Ann Althouse said...

Of course, the clunkier version looks a lot more like one of the original Twin Towers, which were very blocked off at the base.

Slocum said...

The Anchoress is very hard on the Times's architecture critic. Myself, I admire the people who are able to find words to write about music, painting, and architecture. It is not easy.

But Achoress isn't objecting to the critic's aesthetic sensibilities but to his political ones--or rather to the fact that, in his case, the two are all but indistinguishable.

For example, he says:

"For better or worse, it will be seen by the world as a chilling expression of how we are reshaping our identity in a post-Sept. 11 context."

Pure political spin. Why not:

"...it will be seen as an expression of our will to carry on our lives as before albeit with relatively minor accomodations to the realities of a world where mass murder of civilians by terrorists remains a threat."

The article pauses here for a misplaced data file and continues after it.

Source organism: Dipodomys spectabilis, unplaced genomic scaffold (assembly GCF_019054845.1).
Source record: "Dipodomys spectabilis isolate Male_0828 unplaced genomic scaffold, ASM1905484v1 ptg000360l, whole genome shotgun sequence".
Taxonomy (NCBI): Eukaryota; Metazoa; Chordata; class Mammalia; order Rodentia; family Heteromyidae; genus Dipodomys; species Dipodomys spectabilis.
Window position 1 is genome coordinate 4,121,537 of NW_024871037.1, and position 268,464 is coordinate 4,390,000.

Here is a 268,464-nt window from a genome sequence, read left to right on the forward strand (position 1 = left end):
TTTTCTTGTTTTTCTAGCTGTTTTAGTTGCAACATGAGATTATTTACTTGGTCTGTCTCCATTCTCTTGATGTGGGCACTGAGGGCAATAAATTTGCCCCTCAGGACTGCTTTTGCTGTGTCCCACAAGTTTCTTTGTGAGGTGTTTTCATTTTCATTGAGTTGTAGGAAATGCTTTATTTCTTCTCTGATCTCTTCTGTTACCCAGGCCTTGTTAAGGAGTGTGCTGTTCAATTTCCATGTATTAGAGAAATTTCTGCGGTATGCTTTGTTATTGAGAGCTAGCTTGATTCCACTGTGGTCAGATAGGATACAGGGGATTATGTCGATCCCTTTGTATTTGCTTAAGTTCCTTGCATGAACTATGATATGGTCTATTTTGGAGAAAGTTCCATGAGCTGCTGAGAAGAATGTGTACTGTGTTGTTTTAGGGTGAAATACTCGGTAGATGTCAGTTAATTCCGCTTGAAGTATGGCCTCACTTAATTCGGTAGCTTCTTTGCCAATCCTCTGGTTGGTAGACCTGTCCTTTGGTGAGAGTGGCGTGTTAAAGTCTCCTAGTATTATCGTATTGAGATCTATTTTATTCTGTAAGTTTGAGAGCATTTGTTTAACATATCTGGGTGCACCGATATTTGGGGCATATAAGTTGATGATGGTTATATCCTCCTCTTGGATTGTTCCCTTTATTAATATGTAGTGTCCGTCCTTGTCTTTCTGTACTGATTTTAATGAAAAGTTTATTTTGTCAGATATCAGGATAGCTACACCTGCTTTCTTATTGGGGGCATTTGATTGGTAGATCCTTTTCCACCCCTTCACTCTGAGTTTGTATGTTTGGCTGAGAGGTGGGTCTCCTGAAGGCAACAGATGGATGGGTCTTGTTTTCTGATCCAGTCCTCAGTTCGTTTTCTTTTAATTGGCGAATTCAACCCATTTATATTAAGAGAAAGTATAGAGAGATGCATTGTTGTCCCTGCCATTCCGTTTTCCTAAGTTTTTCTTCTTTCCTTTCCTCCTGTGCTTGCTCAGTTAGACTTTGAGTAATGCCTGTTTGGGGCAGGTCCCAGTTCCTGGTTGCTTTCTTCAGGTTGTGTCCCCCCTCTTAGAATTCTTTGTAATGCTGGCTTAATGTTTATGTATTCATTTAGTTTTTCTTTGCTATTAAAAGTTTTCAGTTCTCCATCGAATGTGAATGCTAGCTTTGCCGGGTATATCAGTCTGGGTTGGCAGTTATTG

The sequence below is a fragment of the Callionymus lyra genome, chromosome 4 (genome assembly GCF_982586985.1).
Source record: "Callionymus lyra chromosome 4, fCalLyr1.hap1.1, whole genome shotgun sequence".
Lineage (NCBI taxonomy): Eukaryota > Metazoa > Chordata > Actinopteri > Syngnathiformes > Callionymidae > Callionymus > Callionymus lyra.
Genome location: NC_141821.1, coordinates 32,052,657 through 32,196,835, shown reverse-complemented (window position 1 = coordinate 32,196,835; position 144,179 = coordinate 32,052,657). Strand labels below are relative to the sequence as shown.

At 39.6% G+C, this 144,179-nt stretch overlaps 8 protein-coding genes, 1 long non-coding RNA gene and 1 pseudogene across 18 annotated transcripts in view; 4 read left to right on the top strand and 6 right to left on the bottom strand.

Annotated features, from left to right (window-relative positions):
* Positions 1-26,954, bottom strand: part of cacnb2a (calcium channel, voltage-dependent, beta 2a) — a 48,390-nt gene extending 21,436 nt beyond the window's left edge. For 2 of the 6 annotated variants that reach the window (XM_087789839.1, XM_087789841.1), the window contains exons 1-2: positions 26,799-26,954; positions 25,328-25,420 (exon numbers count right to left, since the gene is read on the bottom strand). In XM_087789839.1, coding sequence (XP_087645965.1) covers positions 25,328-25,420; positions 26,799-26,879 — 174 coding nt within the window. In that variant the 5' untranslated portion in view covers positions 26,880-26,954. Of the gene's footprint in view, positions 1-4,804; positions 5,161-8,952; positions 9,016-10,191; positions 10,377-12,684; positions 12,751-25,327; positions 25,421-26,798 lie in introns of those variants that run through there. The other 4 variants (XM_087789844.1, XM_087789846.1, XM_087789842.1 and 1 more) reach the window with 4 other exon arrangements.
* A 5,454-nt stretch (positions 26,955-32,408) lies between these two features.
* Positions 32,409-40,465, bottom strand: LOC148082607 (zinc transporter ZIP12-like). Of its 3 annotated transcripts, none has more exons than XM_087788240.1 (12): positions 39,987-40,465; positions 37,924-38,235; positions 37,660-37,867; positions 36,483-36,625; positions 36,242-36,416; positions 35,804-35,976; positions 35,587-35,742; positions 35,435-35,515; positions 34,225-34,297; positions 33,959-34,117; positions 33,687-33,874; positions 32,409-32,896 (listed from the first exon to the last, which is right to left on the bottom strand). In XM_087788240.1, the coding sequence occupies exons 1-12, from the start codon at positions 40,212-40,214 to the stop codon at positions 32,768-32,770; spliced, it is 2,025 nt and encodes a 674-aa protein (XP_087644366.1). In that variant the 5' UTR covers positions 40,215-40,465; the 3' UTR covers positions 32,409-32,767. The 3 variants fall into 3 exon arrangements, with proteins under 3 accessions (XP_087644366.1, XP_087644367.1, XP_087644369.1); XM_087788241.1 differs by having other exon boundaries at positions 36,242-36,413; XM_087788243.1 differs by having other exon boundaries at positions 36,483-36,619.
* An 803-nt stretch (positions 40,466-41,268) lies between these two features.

Why not? Because it's the NY Times, that's why not.

lawhawk said...

Actually, you left off the most outrageous part of that article. I write about the reviews on my blog, and question the logic and reasoning behind this last paragraph to the article:

Absurdly, if the Freedom Tower were reduced by a dozen or so stories and renamed, it would probably no longer be considered such a prime target. Fortifying it, in a sense, is an act of deflection. It announces to terrorists: Don't attack here - we're ready for you. Go next door.

Just when you think that the Times couldn't get any further removed from reality, they go out and show that it is increasingly easy to remove yourself from reality when you're out there.

Sorry, but has the Times lost down the memory hole all the other planned and thwarted attacks on this nation? Millenium bombing? The first WTC attack? The subways? What is the author thinking.

As for whether the site has become a problem - it was always a problem, it is only now that people outside NYC and not intiminately involved in the process know just how bad things are. It's a side effect of the mess with the IFC and Drawing Center.

Alcibiades said...

"the Times pictures its readers as liberals"